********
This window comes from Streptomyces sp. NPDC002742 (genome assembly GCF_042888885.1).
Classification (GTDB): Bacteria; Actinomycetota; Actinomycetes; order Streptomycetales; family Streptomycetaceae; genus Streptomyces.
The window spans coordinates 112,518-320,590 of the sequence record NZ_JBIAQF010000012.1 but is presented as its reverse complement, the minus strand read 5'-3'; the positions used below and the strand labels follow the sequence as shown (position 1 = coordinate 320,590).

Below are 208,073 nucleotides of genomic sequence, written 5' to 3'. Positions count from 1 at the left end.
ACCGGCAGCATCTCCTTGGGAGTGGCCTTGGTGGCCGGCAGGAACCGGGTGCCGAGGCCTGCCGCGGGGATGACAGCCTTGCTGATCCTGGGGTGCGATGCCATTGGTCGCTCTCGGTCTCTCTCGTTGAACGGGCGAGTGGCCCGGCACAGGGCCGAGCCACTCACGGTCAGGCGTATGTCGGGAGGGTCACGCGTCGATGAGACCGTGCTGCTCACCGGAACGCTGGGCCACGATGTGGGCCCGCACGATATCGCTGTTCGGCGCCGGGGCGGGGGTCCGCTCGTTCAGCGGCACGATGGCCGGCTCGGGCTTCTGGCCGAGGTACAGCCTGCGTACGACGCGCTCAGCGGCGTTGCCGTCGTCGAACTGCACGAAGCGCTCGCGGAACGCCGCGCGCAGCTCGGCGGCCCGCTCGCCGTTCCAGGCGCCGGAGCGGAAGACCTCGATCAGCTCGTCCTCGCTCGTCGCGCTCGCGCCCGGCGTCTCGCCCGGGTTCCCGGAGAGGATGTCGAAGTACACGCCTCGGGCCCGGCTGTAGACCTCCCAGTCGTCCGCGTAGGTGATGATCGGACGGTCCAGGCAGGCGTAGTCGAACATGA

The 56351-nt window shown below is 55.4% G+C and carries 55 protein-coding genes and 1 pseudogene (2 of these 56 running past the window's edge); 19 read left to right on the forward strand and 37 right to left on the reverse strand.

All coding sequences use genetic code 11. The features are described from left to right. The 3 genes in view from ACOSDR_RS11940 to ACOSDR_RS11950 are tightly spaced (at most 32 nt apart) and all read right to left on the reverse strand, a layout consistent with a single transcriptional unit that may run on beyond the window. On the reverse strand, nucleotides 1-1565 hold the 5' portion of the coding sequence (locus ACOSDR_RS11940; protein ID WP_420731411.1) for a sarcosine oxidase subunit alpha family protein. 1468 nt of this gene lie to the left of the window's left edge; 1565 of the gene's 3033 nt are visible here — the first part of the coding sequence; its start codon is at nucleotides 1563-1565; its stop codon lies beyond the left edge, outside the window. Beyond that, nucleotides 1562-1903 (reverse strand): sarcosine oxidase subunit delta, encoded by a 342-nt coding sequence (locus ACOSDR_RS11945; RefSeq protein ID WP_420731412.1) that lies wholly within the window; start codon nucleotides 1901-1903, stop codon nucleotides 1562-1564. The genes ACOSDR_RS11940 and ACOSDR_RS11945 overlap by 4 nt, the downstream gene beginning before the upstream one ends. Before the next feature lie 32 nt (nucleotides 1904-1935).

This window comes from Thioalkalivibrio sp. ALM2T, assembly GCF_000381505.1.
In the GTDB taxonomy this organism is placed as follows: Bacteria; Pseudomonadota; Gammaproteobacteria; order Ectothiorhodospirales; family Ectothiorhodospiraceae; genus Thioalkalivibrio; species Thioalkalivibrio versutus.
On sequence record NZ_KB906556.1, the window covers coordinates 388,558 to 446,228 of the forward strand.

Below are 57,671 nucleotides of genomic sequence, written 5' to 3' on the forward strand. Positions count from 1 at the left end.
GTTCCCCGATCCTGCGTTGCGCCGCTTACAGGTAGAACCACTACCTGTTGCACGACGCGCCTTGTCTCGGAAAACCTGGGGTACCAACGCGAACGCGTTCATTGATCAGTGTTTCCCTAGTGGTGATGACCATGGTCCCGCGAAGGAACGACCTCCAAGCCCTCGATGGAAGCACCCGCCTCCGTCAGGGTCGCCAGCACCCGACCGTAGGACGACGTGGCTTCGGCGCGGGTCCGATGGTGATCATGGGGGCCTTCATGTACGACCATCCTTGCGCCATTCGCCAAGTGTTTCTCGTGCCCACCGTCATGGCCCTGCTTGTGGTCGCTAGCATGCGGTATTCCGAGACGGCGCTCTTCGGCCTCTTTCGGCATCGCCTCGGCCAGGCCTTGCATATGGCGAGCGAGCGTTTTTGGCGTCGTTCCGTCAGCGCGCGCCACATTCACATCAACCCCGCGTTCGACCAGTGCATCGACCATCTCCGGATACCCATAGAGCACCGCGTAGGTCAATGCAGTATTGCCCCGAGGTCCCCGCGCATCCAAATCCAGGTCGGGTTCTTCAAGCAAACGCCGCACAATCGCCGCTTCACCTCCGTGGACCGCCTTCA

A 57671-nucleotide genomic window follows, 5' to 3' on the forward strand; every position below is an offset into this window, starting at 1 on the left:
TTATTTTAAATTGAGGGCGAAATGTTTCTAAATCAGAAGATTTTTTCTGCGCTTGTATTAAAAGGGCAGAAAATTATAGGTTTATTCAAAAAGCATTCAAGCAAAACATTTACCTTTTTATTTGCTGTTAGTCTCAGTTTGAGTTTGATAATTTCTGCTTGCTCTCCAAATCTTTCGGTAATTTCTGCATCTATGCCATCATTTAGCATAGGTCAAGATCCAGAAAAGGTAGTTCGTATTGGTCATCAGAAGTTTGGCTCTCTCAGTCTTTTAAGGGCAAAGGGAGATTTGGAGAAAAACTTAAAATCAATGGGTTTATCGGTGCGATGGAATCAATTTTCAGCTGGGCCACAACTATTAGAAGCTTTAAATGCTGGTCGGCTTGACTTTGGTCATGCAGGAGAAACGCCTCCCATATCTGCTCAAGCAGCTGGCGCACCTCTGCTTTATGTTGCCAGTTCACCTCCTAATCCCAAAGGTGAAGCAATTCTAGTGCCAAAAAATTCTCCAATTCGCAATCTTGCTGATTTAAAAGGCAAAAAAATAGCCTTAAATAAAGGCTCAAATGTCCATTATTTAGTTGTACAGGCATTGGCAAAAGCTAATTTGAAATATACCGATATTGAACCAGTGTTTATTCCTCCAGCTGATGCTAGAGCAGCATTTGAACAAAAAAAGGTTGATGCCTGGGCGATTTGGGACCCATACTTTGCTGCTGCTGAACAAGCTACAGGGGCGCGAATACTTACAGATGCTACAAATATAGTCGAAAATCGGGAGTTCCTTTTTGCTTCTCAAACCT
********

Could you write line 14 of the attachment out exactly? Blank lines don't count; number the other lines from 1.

TTATTTTAAATTGAGGGCGAAATGTTTCTAAATCAGAAGATTTTTTCTGCGCTTGTATTAAAAGGGCAGAAAATTATAGGTTTATTCAAAAAGCATTCAAGCAAAACATTTACCTTTTTATTTGCTGTTAGTCTCAGTTTGAGTTTGATAATTTCTGCTTGCTCTCCAAATCTTTCGGTAATTTCTGCATCTATGCCATCATTTAGCATAGGTCAAGATCCAGAAAAGGTAGTTCGTATTGGTCATCAGAAGTTTGGCTCTCTCAGTCTTTTAAGGGCAAAGGGAGATTTGGAGAAAAACTTAAAATCAATGGGTTTATCGGTGCGATGGAATCAATTTTCAGCTGGGCCACAACTATTAGAAGCTTTAAATGCTGGTCGGCTTGACTTTGGTCATGCAGGAGAAACGCCTCCCATATCTGCTCAAGCAGCTGGCGCACCTCTGCTTTATGTTGCCAGTTCACCTCCTAATCCCAAAGGTGAAGCAATTCTAGTGCCAAAAAATTCTCCAATTCGCAATCTTGCTGATTTAAAAGGCAAAAAAATAGCCTTAAATAAAGGCTCAAATGTCCATTATTTAGTTGTACAGGCATTGGCAAAAGCTAATTTGAAATATACCGATATTGAACCAGTGTTTATTCCTCCAGCTGATGCTAGAGCAGCATTTGAACAAAAAAAGGTTGATGCCTGGGCGATTTGGGACCCATACTTTGCTGCTGCTGAACAAGCTACAGGGGCGCGAATACTTACAGATGCTACAAATATAGTCGAAAATCGGGAGTTCCTTTTTGCTTCTCAAACCT